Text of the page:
Sunday, May 15, 2011

"I don't get your wedding ..."

Or: Tales of mothers and wedding planning

Popular culture would have you believe that the bride's mother will take over the wedding planning and have the "wedding she never had" and all in all be an overbearing bitch. As it turns out, my mother is freakishly normal. Not normal in the sense of "lines up with societal norms" but normal like, for serious, psychologically normal when it comes to wedding planning. She's awesome. She's down for whatever I want and is supportive of basically any idea I throw her way - admittedly sometimes annoying because I'm trying to get an honest opinion and "Whatever you want, Mare, it's your wedding" doesn't really count as an opinion.

Maybe it's the fact that she's been married more than once and has therefore gotten wedding planning out of her system (although I don't think it was ever really her bag) but I have to say I love that woman for making my life easier. I was genuinely worried about calling our parents and saying "Hey, you know those invites? Right, we aren't using [our parents] names on them" because we are paying for the majority of our wedding on our own. My mother, father and stepfather really had no opinion on the matter, and in fact seemed to be of the opinion that "OMG that's too many names and also we aren't paying for it so rock on and do what you want" ... I am a very big fan of that opinion.

In the throes of wedding planning I have come to the realization that popular culture is wrong. It's not the bride's mom - it's the groom's. Fiance's mother is no different. When she saw the suits we had picked out for the groomsmen (and fathers) she told Fiance that she didn't "get" our wedding. Because it seemed so "casual" and "not special" and why weren't we using tuxes etc etc etc ... Here's what I don't "get" - what exactly is there to "get" or understand about a wedding anyway? I think the whole damn point is that we are getting married. You know, that whole legal and religious joining of our lives before our friends and families? I thought that was the point ... not the lack of crappy polyester rented tuxes that cost $200 to use for a couple days.

I've been lead to believe by other brides that groom's mothers often get a case of the crazies during the wedding planning ESPECIALLY when the groom's mother doesn't have a daughter. I think it's that whole "leaving and cleaving" thing. Somewhere in the bible (what, don't expect me to know this shit just because Step-dad is a Priest. I read the bible, I didn't memorize it) it says that in marriage a man should LEAVE his mother and CLEAVE to his wife. I find this to be imperative. In getting married you form a new little family. In the case of complicated family situations (ahem, most family situations) this can be hard. I am all for forming a new family and have thought of myself and Fiance as such since we got engaged. Apparently for some parents it is harder to let go (and let God - or whatever) than it is for others. The fact that I resent these opinions does not mean that I don't appreciate all the financial (and floral) input from the FMIL. But getting help, financial and otherwise, is a slippery slope into having to listen to every single stupid opinion. I said listening to them - not utilizing them. Jeez.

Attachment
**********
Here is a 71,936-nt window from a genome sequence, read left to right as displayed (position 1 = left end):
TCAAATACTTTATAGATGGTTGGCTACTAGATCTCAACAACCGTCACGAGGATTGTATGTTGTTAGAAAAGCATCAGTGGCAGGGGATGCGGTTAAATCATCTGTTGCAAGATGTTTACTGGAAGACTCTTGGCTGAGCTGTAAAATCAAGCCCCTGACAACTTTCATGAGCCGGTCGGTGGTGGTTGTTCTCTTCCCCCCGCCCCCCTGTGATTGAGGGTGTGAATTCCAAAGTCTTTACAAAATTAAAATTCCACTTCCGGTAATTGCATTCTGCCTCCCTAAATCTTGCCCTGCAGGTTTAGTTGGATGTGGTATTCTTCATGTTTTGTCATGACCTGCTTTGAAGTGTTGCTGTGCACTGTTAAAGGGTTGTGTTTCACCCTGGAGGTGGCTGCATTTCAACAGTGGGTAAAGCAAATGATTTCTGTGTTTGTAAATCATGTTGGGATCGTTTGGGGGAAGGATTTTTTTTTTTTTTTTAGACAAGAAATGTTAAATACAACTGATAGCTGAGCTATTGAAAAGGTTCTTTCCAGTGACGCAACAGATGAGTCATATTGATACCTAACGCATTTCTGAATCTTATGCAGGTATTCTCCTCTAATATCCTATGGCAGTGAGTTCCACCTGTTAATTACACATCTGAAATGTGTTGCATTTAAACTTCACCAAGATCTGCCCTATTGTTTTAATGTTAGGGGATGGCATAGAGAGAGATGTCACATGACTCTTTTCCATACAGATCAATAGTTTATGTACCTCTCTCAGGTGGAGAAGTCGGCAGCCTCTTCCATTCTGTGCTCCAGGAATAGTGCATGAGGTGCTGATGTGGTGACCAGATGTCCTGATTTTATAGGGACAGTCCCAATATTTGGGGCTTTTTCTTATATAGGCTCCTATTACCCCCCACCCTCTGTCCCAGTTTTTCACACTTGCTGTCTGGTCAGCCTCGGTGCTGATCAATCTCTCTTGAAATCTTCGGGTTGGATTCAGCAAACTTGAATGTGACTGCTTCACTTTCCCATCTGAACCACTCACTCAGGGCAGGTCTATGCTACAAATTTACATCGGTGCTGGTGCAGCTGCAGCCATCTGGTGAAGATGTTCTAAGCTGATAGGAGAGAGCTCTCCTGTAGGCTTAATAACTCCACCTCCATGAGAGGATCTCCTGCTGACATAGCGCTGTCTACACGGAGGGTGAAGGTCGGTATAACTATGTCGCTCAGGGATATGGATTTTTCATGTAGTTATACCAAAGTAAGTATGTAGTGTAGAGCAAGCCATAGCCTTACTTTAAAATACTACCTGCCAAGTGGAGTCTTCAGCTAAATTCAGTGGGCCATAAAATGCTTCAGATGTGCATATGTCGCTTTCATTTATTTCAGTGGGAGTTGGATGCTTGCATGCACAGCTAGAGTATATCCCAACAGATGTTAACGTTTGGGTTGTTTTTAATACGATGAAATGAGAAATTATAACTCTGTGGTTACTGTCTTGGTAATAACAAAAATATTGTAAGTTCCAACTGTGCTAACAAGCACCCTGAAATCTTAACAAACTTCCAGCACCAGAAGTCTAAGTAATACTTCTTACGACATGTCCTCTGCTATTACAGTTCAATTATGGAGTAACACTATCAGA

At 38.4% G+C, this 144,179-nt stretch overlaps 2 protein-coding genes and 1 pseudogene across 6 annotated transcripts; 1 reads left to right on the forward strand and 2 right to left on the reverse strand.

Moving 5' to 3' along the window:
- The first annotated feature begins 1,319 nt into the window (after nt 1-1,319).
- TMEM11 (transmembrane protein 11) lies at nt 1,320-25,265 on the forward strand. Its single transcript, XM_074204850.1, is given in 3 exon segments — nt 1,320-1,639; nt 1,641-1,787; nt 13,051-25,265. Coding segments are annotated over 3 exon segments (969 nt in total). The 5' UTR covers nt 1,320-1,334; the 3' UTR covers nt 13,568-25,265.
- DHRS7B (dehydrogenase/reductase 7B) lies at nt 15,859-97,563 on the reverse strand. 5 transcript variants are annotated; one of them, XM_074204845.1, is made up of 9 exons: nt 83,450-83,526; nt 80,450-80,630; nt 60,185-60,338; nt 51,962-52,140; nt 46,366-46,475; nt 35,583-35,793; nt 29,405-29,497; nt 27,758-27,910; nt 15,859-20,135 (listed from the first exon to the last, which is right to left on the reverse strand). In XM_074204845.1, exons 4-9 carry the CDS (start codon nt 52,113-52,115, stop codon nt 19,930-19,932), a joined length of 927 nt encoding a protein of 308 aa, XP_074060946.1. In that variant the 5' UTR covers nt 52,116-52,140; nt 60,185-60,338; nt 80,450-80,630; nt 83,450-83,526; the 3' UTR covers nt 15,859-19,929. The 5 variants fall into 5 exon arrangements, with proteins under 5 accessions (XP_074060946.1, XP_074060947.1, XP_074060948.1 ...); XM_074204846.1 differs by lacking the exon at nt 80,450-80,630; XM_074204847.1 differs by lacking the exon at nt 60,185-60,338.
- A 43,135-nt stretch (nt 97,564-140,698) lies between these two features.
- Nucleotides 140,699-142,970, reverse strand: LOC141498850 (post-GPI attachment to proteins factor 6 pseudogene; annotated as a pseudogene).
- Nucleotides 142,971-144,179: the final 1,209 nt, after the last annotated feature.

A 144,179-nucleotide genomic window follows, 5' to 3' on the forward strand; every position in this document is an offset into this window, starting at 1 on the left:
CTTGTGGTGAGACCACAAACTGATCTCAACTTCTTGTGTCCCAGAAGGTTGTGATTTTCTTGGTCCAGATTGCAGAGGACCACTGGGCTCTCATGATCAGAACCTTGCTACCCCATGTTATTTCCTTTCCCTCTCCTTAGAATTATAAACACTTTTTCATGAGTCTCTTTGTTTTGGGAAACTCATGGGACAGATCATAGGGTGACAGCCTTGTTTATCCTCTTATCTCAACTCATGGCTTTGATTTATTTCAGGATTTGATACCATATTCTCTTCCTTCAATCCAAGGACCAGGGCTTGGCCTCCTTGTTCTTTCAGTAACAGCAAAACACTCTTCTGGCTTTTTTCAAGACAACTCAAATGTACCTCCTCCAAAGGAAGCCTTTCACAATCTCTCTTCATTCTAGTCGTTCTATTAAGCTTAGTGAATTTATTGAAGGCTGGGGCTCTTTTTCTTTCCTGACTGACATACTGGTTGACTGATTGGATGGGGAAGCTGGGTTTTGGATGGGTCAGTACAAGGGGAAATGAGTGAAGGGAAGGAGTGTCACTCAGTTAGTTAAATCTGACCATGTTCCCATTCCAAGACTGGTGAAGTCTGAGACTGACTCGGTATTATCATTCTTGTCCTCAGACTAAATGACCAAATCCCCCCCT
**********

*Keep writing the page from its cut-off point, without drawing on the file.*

Here's the thing - I am not going to stress myself out to have the wedding that everyone else expects. I want to get married. That's the point. The bonus parts of that are having my friends and family out to our home for a (hopefully) super fun party. It won't be in a hotel ballroom or on an antebellum plantation and there won't be overly priced and poorly fitted tuxes. But there will be so much love (and booze and delicious food) and there will be that whole thing about joining my life to Fiance's forever and ever and eternity and crap like that. But in the end - I will be married and we will be happy and drunk and full and surrounding with friends. Cranky-pants mother-in-laws can keep their opinions to themselves .. or just expect for them to be ignored.


  1. I was told comments weren't working (thanks, daddyface) ... but blogger tells me these issues have been resolved. This is a test.

  2. It’s in Genesis 2:24 or thereabouts. I hear it as the first reading at a lot of weddings: “Therefore shall a man leave his father and his mother, and shall cleave unto his wife: and they shall be one flesh.” For those who find the Old Testament too weird, it also turns up in the New in several places, including Mark 10:7 : “For this cause shall a man leave his father and mother, and cleave to his wife;” and Matthew 19:5: “And said, For this cause shall a man leave father and mother, and shall cleave to his wife: and they twain shall be one flesh?” It also shows up in Ephesians 5:31:”For this cause shall a man leave his father and mother, and shall be joined unto his wife, and they two shall be one flesh.”

    I chose the KJV for these quotation, because everyone knows that God speaks the same version of English that was spoken by the Jamestown settlers, except maybe the Poles and the Germans they brought over in 1608 to make glass and show them how to do other industrial processes. This was before they gave up on “ye” and started using “y’all” instead.